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If This Yacht's Rockin' ...

By Bill Forman

The time has come to praise Yacht Rock. Not the music itself, of course--although if you do have a secret hankering for sultans of smooth like Kenny Loggins, Michael McDonald and Christopher Cross, we promise that your secret's safe with us. No, we're talking about Channel 101's online comedy series, which does for session musician-driven soft rock what Saturday Night Live's Lazy Sunday did for blue-eyed rap enthusiasts.

The brainchild of JD Ryznar, Hunter Stair and Lane Farnham, Yacht Rock's seven episodes to date brilliantly juxtapose blank parody with over-the-top slapstick, as it skillfully skewers anyone who's ever had a member of Toto play on their album. Recently proclaimed the "most successful show in 101 history," Yacht Rock has been downloaded more than a third of a million times since its debut last June, all with virtually no budget and no advertising. It's that smooth.

But don't take our word for it. Download episode 1, in which Michael McDonald (played with smooth gravitas by Ryznar himself) is threatened by Jeff 'Skunk' Baxter with being tossed out of the Doobie Brothers if he doesn't come up with a hit. A fortuitous encounter with smooth music entrepreneur Koko Goldstein and Kenny Loggins (as well as Loggins' abandoned partner Jim Messina, now a homeless alcoholic who disparages smooth music between convulsive wretchings) turns everything around and, following a hilarious songwriting montage, even 'Skunk' is grooving to the sounds of "What a Fool Believes."

All of this might have amounted to little more than cheap shots at easy targets were it not for the fact that the creators of the series obviously have a perverse affection for the music of this happily bygone era. Ryznar can, in fact, speak at length about the minutiae of the movement, from the utter ubiquity of sailing imagery on the album covers and throughout the songs to the fact that whenever Kenny Loggins co-writes a song for a Michael McDonald or Doobie Brothers album, he ends up doing a version of his own that has, according to Ryznar, "a classic Loggins twist." Pretty disturbing, when you think about it.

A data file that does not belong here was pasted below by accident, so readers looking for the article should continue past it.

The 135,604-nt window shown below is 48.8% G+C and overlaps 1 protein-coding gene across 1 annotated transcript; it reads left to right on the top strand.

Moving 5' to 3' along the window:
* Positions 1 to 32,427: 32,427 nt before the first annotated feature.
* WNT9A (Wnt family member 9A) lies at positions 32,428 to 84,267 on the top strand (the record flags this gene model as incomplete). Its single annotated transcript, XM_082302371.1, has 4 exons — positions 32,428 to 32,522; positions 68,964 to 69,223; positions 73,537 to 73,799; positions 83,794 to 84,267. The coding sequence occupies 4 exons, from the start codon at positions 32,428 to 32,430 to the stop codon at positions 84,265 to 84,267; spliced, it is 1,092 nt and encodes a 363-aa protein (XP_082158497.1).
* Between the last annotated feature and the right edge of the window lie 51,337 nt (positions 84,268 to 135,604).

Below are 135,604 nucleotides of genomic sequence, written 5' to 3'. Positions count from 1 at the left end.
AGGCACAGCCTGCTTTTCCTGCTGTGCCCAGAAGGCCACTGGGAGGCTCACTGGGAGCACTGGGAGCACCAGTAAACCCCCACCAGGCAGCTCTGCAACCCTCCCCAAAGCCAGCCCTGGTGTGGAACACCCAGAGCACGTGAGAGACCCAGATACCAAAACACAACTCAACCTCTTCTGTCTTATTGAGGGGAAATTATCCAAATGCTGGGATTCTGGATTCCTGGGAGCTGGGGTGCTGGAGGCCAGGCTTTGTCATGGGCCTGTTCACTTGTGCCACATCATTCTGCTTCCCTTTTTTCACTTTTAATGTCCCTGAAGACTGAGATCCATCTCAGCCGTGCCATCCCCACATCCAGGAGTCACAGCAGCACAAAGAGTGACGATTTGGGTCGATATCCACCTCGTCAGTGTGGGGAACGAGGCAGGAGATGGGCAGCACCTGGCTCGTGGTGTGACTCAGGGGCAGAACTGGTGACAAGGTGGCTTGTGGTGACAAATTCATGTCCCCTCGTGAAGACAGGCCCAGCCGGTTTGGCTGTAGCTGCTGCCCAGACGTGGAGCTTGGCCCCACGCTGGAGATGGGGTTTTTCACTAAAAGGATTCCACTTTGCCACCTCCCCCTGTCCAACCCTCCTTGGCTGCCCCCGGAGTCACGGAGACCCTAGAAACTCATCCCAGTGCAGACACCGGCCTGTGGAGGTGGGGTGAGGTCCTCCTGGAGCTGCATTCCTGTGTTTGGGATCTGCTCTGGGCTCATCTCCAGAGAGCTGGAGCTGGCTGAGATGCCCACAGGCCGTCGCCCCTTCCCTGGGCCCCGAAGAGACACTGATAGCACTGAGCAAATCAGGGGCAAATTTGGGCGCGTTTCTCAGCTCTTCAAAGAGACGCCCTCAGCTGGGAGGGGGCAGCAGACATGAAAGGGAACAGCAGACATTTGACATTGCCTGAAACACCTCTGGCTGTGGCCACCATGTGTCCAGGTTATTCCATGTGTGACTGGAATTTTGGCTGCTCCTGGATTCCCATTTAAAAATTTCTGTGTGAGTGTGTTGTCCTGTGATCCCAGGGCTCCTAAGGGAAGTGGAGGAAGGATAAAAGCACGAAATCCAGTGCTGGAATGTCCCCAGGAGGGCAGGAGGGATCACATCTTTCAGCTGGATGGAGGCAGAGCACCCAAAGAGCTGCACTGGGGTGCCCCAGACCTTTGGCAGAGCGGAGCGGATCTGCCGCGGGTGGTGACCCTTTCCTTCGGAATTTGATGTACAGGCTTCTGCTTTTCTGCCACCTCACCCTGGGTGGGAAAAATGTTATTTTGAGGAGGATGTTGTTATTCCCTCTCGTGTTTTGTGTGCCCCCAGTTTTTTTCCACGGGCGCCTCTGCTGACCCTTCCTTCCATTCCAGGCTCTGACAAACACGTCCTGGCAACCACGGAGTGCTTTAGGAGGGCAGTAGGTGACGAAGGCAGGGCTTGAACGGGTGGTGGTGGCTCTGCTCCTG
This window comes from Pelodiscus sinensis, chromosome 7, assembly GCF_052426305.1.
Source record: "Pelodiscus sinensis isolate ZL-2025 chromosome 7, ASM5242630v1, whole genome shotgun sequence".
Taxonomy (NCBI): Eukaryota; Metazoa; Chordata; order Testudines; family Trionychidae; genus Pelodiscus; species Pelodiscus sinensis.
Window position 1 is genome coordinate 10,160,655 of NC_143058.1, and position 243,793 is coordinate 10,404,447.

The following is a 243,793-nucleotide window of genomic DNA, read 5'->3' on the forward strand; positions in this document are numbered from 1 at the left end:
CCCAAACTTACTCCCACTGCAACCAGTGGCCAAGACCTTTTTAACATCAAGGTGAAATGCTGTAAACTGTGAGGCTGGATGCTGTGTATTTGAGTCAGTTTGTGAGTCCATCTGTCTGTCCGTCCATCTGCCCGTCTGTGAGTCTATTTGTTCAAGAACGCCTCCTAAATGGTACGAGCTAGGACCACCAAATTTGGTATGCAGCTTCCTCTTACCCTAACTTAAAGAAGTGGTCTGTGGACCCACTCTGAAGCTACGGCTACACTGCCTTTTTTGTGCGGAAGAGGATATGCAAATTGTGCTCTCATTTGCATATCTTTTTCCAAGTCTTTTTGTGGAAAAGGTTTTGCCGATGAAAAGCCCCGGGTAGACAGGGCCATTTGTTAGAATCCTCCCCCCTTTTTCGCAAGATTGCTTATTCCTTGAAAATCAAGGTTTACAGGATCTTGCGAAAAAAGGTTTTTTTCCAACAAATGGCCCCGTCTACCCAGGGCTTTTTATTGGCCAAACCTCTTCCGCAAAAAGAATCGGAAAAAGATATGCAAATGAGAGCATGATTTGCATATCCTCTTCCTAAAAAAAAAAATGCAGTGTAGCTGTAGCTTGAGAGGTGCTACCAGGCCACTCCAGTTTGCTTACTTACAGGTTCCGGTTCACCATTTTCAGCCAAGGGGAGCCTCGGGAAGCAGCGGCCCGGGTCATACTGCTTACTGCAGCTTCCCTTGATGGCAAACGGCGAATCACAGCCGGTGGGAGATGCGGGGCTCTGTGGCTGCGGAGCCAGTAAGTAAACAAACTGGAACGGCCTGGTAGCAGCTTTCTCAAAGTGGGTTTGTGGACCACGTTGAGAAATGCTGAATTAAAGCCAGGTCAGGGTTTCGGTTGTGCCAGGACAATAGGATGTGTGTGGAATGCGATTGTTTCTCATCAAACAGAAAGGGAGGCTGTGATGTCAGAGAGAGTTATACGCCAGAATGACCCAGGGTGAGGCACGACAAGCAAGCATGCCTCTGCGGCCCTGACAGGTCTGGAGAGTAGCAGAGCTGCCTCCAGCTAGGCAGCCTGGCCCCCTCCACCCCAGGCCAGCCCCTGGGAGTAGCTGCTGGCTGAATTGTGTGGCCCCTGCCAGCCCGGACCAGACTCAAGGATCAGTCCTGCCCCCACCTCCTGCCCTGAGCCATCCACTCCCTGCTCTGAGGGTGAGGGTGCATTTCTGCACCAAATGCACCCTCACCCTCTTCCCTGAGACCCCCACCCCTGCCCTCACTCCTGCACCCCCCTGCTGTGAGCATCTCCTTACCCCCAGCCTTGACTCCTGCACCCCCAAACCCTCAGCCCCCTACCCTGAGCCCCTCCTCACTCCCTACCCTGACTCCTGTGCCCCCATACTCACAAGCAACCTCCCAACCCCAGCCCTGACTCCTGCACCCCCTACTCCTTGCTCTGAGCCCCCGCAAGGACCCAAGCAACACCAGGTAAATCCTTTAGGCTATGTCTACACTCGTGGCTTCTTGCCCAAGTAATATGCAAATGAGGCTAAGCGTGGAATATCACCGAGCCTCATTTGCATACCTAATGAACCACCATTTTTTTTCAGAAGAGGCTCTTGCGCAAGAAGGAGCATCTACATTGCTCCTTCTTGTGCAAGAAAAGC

In subsequent five-minute episodes, Ryznar has Loggins and McDonald do battle with Hall & Oates, try to keep Michael Jackson from abandoning his smooth sound for the Van Halen-enhanced "Beat It" (to do so, they call upon the ghost of Koko, who was killed off in a tragic harpoon accident during the Hall & Oates showdown) and, in the most recent episode, get hip-hop cred courtesy of Warren G's remake of "I Keep Forgettin'."

What's brilliant about Yacht Rock is how little it really has to exaggerate, given just how ludicrous the music industry was, is, and one suspects, ever shall be. Consider the following quote from Dr. Dre's brother-in-law Warren G's real-life record company bio: "I had just bought the Michael McDonald album and really liked the soulful beat on that song," recalls Warren. "So Nate Dogg and I flipped the beat on it and then worked off one another for new lyrics. That's how the song was created and how my career jump-started."

As Homer Simpson would say, "It's funny because it's true."

Yacht Rock, www.channel101.com

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From the March 15-22, 2006 issue of Metro Santa Cruz.

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